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Princess of Glass by Jessica Day George (3 stars)

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Princess of Glass by Jessica Day George is not the Disney Cinderella you know, and, having read a lot of Cinderella retellings, I'm pleased to say it still brings something new to the table. Poppy is part of a royal study abroad--minus the studying--to make nice with countries whose princes died after failing to break her family's curse. (I spent a semester abroad in Spain and sympathized with the culture shock element.) Poppy quickly finds dark magic at work in the form of a mysterious woman mesmerizing all the men at the balls, and it's decided: Cinderella must die. (Not so much on the dying, but it sounded more dramatic.)

Princess of Glass by Jessica Day George
Series: Princess #2
Genres: YA, Fantasy, Fairy Tale Retelling
Published on May 25, 2010
Published by Bloomsbury USA Childrens
Final Rating: 3 stars

Hoping to escape the troubles in her kingdom, Princess Poppy reluctantly agrees to take part in a royal exchange program, whereby young princes and princesses travel to each other's countries in the name of better political alliances--and potential marriages. It's got the makings of a fairy tale--until a hapless servant named Eleanor is tricked by a vengeful fairy godmother into competing with Poppy for the eligible prince. Ballgowns, cinders, and enchanted glass slippers fly in this romantic and action-packed happily-ever-after quest from an author with a flair for embroidering tales in her own delightful way.

What I liked:
  • The protagonist, Poppy. While Rose (in Princess of the Midnight Ball) was a fine protagonist and strong in her own way, she spent much of her story either sick or as a damsel in distress, doing little to try to fix the situation. Poppy, even in danger, is rarely a damsel in distress. She fires a pistol, she is a pistol, and her louder personality and lesser conformity to societal norms resonated more with me. She's also a card shark. ;)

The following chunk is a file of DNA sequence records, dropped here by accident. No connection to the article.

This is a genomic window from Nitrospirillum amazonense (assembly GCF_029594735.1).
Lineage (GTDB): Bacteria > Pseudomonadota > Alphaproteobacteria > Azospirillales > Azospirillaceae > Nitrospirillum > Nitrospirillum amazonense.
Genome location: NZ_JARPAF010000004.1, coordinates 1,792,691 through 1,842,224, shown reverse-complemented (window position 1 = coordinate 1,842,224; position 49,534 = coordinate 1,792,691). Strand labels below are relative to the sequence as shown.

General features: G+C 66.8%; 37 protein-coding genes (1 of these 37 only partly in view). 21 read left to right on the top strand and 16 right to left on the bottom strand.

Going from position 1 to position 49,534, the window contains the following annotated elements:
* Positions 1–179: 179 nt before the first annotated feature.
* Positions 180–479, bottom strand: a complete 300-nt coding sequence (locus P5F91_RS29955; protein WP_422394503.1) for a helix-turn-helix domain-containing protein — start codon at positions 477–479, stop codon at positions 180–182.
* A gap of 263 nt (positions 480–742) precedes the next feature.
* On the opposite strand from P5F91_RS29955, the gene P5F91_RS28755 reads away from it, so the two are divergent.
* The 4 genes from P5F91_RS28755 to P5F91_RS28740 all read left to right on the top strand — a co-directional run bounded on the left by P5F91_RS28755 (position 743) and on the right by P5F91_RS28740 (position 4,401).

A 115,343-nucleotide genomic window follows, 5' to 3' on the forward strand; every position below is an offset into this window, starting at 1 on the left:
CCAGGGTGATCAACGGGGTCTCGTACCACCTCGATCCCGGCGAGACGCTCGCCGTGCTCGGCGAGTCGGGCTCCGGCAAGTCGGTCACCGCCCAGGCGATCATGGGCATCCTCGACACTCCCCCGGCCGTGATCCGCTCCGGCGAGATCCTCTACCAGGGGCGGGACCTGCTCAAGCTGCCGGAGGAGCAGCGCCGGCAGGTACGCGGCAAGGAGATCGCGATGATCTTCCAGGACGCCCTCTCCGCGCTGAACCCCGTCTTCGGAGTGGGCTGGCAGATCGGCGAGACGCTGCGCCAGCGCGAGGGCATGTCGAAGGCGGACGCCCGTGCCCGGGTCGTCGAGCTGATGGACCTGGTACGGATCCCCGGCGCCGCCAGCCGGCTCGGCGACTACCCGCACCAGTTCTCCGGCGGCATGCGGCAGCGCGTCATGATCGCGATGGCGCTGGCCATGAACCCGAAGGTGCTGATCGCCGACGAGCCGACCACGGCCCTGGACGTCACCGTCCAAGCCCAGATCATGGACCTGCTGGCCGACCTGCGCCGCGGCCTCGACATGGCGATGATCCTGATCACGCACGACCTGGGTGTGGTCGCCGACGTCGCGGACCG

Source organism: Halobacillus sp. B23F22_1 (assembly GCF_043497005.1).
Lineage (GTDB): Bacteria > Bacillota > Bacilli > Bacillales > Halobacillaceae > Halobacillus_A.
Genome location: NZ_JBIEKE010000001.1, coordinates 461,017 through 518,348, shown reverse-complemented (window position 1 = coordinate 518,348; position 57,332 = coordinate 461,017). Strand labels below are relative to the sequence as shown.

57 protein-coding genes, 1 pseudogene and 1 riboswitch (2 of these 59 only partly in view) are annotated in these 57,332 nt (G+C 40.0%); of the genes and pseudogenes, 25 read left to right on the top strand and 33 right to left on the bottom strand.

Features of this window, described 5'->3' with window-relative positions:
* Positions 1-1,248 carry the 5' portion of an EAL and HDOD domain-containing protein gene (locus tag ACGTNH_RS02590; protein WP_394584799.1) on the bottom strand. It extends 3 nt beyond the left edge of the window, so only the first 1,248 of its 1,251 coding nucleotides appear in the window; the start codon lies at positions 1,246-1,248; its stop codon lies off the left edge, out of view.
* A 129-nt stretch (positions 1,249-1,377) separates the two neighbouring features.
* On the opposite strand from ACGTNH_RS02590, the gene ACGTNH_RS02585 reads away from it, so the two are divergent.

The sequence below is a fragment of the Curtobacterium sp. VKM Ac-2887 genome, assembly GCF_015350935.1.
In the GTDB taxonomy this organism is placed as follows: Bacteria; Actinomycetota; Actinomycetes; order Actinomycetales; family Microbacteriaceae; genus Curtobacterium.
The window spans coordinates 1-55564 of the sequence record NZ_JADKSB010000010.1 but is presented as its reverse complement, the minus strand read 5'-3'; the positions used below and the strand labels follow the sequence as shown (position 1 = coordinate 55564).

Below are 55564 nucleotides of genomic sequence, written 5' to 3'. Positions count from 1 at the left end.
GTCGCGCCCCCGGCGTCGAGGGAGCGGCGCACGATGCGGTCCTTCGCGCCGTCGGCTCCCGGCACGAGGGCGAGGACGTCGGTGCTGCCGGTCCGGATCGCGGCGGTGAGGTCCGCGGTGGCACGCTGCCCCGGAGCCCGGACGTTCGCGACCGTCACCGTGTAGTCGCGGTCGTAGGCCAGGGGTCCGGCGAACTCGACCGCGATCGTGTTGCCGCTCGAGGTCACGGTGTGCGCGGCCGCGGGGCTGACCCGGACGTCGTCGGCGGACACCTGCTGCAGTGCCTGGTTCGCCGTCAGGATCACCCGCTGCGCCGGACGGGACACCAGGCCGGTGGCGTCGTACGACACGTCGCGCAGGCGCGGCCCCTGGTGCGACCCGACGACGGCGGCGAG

• This book is more of a retelling than the last one, which I felt stuck closely to the original tale. Princess of Glass took more liberties with the plot and characters, and it felt more original.

What I didn't like:
  • The romance is a little rushed. Poppy never melts into a puddle of goo, feels a little fast. Still, not horrible compared to many fairy tale retellings, and I liked the pairing well enough.
  • I am a firm believer in approaching magic spells and curses gone wrong with humor, not angst. The author gives us a little of that, but in general, everyone was worried. When your friends and family are magicked into acting like fools, have some fun with it (and take pictures for future blackmail) while you search for a cure. :D
  • The ending is too rushed and too vague for me. I was unclear on exactly what beat the villain or how it happened. I must have missed something important because it looked like poof! Instant victory!
  • Roger. I don't mind him as a character and he never steals the spotlight, but his being there and his peculiar skill set is a little too convenient. I like it more if Poppy has to solve the whole curse problem alone.

Final Thoughts:
I enjoyed this book, more so than the first I think. It has a spunky heroine, a prince who needs rescuing and a good dose of magic. Definitely worth a read if you like fairy tale retellings and don't mind another twist on Cinderella.

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